Another interesting bit in The Gadfly is this piece, which describes how thousands of Massachusetts students who pass the MCAS and graduate high school nonetheless have to take remedial courses at 2- and 4-year colleges--i.e., they're not ready to do college-level work. Many drop out.
The MCAS is supposed to be one of the nation's toughest exit exams. So if thousands of students who pass it can't get along at university, this should alert policymakers to a piece of common sense that has, in the age of No Child Left Behind, become taboo: Not every student can or should attend college.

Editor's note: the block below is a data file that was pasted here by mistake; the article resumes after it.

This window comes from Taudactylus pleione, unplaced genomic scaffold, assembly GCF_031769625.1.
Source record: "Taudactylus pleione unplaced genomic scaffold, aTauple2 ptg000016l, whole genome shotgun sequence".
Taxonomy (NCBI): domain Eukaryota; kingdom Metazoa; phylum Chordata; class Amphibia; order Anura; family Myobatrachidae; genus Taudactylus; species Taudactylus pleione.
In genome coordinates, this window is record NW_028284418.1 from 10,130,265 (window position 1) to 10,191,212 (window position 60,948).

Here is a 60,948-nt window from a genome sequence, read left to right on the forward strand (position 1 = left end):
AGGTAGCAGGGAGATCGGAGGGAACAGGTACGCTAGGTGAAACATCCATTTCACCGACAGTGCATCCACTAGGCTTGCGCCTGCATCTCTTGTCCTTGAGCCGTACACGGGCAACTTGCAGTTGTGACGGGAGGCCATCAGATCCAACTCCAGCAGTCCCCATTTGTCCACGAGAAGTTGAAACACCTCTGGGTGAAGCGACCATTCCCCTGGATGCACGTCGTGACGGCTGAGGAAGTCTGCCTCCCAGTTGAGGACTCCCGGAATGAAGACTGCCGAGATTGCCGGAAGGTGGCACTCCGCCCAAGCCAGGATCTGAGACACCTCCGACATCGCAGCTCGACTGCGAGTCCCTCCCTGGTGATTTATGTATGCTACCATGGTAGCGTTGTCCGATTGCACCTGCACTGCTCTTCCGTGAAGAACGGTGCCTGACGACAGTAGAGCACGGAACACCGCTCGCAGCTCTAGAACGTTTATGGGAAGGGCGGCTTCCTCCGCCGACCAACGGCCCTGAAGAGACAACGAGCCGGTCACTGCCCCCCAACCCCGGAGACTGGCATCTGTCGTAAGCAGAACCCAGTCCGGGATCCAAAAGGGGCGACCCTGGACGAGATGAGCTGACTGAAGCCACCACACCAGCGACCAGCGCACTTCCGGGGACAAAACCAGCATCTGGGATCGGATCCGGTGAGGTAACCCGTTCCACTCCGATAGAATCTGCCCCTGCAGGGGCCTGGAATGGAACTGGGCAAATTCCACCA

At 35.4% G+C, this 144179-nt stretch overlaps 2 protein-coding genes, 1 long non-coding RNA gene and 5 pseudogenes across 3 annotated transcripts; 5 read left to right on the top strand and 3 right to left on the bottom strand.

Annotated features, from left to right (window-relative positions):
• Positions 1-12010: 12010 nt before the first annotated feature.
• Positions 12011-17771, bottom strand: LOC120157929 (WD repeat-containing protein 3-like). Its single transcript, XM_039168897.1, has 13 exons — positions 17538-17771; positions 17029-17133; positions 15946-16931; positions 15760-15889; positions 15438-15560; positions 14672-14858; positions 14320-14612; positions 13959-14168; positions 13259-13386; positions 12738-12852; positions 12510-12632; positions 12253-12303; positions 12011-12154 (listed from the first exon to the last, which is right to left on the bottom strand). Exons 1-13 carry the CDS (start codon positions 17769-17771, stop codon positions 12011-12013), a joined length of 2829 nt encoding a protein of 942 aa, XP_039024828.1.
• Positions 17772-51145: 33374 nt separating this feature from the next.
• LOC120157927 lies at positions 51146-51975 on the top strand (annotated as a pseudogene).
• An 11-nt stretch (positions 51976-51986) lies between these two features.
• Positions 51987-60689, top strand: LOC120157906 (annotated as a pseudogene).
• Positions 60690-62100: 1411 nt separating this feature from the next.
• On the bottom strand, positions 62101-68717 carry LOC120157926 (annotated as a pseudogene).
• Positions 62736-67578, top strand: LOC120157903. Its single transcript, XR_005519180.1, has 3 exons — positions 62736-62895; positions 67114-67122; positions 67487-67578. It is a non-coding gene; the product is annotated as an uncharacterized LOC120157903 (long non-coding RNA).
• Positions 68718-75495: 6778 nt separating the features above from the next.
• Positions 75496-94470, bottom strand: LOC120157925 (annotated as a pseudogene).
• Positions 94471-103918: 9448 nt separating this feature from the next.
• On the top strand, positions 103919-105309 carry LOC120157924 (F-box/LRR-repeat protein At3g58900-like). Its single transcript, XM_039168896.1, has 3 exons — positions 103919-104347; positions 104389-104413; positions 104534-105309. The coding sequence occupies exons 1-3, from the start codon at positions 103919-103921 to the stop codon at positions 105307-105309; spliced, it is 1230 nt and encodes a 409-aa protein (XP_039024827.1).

The "all kids to college" push is something of an unquestioned mantra in ed-reform circles, which has always puzzled me. Of course the only way all students, or even most students, will get to college is if college admission (and by extension, college degrees) means nothing. We already see this happening in states that have attempted to tie high school graduation to high school exit exams; they can either make receipt of high school diplomas an easier task or export more dropouts to the streets.
A??university diploma has no intrinsic value. So when we hear that all kids must go to college because??the good jobs employ only those who possess??at least a Bachelor's degree, we can be confident that (suspending disbelief) when everyone in America finally does attend college, the good jobs will demand applicants with Master's degrees. And so it goes.